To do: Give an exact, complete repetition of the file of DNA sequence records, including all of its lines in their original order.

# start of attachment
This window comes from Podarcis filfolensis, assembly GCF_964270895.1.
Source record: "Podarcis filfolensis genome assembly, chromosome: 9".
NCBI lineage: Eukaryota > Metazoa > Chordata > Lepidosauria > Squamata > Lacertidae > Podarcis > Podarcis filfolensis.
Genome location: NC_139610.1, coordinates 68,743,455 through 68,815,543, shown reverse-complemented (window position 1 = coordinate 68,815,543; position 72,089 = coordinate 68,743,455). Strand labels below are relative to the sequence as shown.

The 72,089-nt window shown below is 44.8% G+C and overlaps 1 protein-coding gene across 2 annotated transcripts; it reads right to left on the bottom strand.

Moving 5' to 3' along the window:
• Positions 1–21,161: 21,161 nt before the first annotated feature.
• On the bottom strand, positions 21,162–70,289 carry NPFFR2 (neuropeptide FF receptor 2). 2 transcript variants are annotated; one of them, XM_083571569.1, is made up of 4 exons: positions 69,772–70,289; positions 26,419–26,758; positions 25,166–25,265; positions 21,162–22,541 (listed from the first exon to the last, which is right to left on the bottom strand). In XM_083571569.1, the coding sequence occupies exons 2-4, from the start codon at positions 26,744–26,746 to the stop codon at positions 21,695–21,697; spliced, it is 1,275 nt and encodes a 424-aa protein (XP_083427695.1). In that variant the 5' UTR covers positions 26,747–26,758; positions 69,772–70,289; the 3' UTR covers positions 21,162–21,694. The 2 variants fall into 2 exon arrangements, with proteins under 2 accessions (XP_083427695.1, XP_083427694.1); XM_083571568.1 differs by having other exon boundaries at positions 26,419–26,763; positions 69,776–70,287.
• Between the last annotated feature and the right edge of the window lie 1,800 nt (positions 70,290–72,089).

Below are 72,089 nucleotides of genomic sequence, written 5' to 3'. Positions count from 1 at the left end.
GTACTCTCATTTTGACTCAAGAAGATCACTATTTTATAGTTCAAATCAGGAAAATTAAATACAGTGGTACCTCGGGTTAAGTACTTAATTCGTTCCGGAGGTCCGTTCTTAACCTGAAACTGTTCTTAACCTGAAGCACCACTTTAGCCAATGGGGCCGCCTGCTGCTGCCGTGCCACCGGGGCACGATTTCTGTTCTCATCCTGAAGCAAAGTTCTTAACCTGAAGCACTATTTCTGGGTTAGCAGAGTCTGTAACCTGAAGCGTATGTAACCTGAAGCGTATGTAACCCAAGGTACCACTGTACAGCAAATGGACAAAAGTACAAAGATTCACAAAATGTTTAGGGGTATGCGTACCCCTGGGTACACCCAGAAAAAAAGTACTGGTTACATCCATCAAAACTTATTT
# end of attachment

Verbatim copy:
This window comes from Podarcis filfolensis, assembly GCF_964270895.1.
Source record: "Podarcis filfolensis genome assembly, chromosome: 9".
NCBI lineage: Eukaryota > Metazoa > Chordata > Lepidosauria > Squamata > Lacertidae > Podarcis > Podarcis filfolensis.
Genome location: NC_139610.1, coordinates 68,743,455 through 68,815,543, shown reverse-complemented (window position 1 = coordinate 68,815,543; position 72,089 = coordinate 68,743,455). Strand labels below are relative to the sequence as shown.

The 72,089-nt window shown below is 44.8% G+C and overlaps 1 protein-coding gene across 2 annotated transcripts; it reads right to left on the bottom strand.

Moving 5' to 3' along the window:
• Positions 1–21,161: 21,161 nt before the first annotated feature.
• On the bottom strand, positions 21,162–70,289 carry NPFFR2 (neuropeptide FF receptor 2). 2 transcript variants are annotated; one of them, XM_083571569.1, is made up of 4 exons: positions 69,772–70,289; positions 26,419–26,758; positions 25,166–25,265; positions 21,162–22,541 (listed from the first exon to the last, which is right to left on the bottom strand). In XM_083571569.1, the coding sequence occupies exons 2-4, from the start codon at positions 26,744–26,746 to the stop codon at positions 21,695–21,697; spliced, it is 1,275 nt and encodes a 424-aa protein (XP_083427695.1). In that variant the 5' UTR covers positions 26,747–26,758; positions 69,772–70,289; the 3' UTR covers positions 21,162–21,694. The 2 variants fall into 2 exon arrangements, with proteins under 2 accessions (XP_083427695.1, XP_083427694.1); XM_083571568.1 differs by having other exon boundaries at positions 26,419–26,763; positions 69,776–70,287.
• Between the last annotated feature and the right edge of the window lie 1,800 nt (positions 70,290–72,089).

Below are 72,089 nucleotides of genomic sequence, written 5' to 3'. Positions count from 1 at the left end.
GTACTCTCATTTTGACTCAAGAAGATCACTATTTTATAGTTCAAATCAGGAAAATTAAATACAGTGGTACCTCGGGTTAAGTACTTAATTCGTTCCGGAGGTCCGTTCTTAACCTGAAACTGTTCTTAACCTGAAGCACCACTTTAGCCAATGGGGCCGCCTGCTGCTGCCGTGCCACCGGGGCACGATTTCTGTTCTCATCCTGAAGCAAAGTTCTTAACCTGAAGCACTATTTCTGGGTTAGCAGAGTCTGTAACCTGAAGCGTATGTAACCTGAAGCGTATGTAACCCAAGGTACCACTGTACAGCAAATGGACAAAAGTACAAAGATTCACAAAATGTTTAGGGGTATGCGTACCCCTGGGTACACCCAGAAAAAAAGTACTGGTTACATCCATCAAAACTTATTT